Edward the Martyr AD 975-978 Silver Penny Stamford


Code: GS367

Edward the Martyr AD 975-978 Silver Penny

Diademed bust left / Cross

Stamford mint / Moneyer LEOFING

S1142, 20mm, 1.22g. A minor weakness to the hair, otherwise a sharp overall strike with wonderful style, metal and tone.

From the Norwebb, Duke of Argyll and Grantley Collections, the latter sold by Glendenning’s on 22nd March 1944 (Lot 1107). Comes with previous printed label and typed coin envelope.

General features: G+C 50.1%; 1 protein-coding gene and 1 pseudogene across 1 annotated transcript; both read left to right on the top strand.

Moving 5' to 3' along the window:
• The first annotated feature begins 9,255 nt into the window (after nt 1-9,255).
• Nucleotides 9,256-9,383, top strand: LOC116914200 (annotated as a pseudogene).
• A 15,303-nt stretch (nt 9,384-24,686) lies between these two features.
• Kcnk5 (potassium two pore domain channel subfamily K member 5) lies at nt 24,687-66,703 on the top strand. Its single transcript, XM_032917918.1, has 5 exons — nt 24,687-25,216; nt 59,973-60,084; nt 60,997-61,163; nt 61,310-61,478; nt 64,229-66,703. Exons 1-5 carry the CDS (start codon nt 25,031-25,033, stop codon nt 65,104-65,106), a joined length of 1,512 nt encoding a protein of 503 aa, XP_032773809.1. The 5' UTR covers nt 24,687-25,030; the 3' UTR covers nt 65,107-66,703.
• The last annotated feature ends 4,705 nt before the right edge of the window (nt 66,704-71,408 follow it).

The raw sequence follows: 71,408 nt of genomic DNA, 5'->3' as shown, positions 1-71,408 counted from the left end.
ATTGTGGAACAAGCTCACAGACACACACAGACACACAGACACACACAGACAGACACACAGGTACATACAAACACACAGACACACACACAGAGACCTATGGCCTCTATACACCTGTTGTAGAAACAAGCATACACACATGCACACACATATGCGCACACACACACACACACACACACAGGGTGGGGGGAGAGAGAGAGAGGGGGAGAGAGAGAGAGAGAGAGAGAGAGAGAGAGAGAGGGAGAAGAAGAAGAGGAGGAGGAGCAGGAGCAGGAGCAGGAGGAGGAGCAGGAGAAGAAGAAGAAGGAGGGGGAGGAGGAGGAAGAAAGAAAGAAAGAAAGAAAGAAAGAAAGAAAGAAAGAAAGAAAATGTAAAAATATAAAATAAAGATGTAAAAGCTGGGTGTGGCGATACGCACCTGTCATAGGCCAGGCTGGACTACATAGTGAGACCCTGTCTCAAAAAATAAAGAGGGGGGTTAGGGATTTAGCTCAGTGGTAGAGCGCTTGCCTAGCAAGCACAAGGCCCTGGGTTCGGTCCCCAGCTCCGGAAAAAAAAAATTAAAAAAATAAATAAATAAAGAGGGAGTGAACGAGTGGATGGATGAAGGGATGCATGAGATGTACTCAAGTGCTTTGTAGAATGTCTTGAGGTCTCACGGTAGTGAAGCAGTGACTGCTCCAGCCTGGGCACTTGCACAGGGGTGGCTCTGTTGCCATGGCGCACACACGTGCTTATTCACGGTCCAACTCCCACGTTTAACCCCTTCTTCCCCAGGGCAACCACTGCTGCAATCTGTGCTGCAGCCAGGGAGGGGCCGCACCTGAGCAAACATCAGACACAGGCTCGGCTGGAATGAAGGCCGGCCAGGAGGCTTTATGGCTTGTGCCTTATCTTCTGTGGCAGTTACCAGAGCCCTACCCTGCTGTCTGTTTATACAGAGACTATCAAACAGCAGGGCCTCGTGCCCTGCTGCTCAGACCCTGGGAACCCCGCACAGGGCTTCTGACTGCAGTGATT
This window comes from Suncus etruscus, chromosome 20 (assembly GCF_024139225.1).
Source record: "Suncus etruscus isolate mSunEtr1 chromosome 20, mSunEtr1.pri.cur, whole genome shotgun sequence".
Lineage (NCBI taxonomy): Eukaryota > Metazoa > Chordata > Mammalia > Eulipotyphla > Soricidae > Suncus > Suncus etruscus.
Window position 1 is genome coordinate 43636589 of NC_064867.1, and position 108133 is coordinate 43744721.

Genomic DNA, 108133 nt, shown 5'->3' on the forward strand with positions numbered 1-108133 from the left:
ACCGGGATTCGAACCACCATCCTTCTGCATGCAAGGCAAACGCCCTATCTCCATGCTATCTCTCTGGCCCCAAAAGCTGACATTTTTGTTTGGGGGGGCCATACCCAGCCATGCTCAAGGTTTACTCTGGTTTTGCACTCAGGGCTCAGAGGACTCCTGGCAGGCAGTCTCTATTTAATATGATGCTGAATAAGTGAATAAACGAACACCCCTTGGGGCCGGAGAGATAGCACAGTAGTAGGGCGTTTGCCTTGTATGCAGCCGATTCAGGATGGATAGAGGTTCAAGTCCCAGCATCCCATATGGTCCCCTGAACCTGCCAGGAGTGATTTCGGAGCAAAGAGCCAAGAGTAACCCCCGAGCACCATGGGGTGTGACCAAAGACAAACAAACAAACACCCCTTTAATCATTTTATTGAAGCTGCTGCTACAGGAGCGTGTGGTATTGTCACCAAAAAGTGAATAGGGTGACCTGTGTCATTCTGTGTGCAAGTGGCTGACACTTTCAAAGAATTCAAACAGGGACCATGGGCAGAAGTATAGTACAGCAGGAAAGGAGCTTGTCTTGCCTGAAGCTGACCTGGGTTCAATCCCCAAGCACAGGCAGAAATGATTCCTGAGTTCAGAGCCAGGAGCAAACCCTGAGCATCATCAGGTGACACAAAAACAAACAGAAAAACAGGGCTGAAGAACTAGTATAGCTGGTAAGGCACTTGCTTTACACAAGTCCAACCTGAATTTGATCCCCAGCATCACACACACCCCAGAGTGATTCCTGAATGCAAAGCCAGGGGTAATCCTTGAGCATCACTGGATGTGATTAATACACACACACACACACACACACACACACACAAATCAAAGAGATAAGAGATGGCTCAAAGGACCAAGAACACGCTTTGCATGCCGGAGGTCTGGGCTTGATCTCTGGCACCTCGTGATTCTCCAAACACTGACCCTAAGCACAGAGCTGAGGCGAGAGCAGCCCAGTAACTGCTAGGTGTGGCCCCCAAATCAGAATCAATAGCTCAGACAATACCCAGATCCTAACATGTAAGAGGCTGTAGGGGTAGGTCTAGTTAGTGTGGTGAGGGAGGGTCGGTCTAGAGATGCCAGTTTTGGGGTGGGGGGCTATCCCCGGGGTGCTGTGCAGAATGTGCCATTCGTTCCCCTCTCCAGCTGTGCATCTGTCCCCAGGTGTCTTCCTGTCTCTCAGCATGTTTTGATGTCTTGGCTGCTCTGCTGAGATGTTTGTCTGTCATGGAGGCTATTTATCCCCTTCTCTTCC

Edward ‘The Martyr’ (975-978): Taking the throne as a child of only twelve after the early death of his father, Edward was the eldest son of Eadgar. However, he lacked popular support as his mother had not been Ælfthryth – who had been officially anointed as Queen alongside Eadgar at his coronation in 973. To the Anglo-Saxon nobility, this gave him a lesser status. Already weak and easily manipulated as a child monarch, Edward was seemingly undermined by his own nobles and relatives – regional instability becoming rife and governmental business grinding to a halt. In 978, he was brutally murdered at Corfe, Dorset -with some suggesting that the force behind this was his own step mother Ælfthryth, keen to help propel her own son Æthelred onto the throne. Buried quickly with little ceremony – he was only after some years accorded a proper, royal reburial. When exhumed, the corpse was reportedly found to be in perfect condition. This was declared a miracle, and as such Edward acquired the epithet ‘The Martyr’ due to both this occurrence and his untimely, murderous death at the hands of his own people.

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